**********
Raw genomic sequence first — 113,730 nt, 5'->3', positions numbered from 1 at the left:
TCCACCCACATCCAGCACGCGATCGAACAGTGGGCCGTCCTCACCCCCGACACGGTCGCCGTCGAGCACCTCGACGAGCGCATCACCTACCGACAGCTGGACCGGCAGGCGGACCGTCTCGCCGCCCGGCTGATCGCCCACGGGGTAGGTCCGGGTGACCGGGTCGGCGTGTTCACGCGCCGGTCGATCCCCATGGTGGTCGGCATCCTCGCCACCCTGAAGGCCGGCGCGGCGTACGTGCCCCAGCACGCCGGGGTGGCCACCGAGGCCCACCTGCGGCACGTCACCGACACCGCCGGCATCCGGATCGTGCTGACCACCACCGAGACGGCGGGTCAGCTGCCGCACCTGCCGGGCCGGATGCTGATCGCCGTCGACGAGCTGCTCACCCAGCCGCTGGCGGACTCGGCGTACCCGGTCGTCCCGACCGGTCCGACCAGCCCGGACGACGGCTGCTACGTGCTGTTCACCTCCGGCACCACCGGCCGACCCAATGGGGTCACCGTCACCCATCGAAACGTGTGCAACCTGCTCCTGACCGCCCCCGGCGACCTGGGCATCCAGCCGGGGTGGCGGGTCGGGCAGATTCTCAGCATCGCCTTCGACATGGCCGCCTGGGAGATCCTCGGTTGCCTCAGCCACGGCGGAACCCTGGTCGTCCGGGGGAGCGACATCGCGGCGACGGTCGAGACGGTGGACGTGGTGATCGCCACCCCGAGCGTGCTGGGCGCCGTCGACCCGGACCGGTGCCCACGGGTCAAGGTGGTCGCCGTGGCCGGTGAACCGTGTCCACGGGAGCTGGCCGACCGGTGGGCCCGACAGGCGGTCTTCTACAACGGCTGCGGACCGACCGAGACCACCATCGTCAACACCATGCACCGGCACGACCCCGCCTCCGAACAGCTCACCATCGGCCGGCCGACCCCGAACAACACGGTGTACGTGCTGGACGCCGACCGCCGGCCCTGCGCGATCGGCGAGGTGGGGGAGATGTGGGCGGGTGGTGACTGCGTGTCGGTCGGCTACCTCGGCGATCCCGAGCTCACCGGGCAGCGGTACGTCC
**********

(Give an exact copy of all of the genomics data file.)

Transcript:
Raw genomic sequence first — 113,730 nt, 5'->3', positions numbered from 1 at the left:
TCCACCCACATCCAGCACGCGATCGAACAGTGGGCCGTCCTCACCCCCGACACGGTCGCCGTCGAGCACCTCGACGAGCGCATCACCTACCGACAGCTGGACCGGCAGGCGGACCGTCTCGCCGCCCGGCTGATCGCCCACGGGGTAGGTCCGGGTGACCGGGTCGGCGTGTTCACGCGCCGGTCGATCCCCATGGTGGTCGGCATCCTCGCCACCCTGAAGGCCGGCGCGGCGTACGTGCCCCAGCACGCCGGGGTGGCCACCGAGGCCCACCTGCGGCACGTCACCGACACCGCCGGCATCCGGATCGTGCTGACCACCACCGAGACGGCGGGTCAGCTGCCGCACCTGCCGGGCCGGATGCTGATCGCCGTCGACGAGCTGCTCACCCAGCCGCTGGCGGACTCGGCGTACCCGGTCGTCCCGACCGGTCCGACCAGCCCGGACGACGGCTGCTACGTGCTGTTCACCTCCGGCACCACCGGCCGACCCAATGGGGTCACCGTCACCCATCGAAACGTGTGCAACCTGCTCCTGACCGCCCCCGGCGACCTGGGCATCCAGCCGGGGTGGCGGGTCGGGCAGATTCTCAGCATCGCCTTCGACATGGCCGCCTGGGAGATCCTCGGTTGCCTCAGCCACGGCGGAACCCTGGTCGTCCGGGGGAGCGACATCGCGGCGACGGTCGAGACGGTGGACGTGGTGATCGCCACCCCGAGCGTGCTGGGCGCCGTCGACCCGGACCGGTGCCCACGGGTCAAGGTGGTCGCCGTGGCCGGTGAACCGTGTCCACGGGAGCTGGCCGACCGGTGGGCCCGACAGGCGGTCTTCTACAACGGCTGCGGACCGACCGAGACCACCATCGTCAACACCATGCACCGGCACGACCCCGCCTCCGAACAGCTCACCATCGGCCGGCCGACCCCGAACAACACGGTGTACGTGCTGGACGCCGACCGCCGGCCCTGCGCGATCGGCGAGGTGGGGGAGATGTGGGCGGGTGGTGACTGCGTGTCGGTCGGCTACCTCGGCGATCCCGAGCTCACCGGGCAGCGGTACGTCC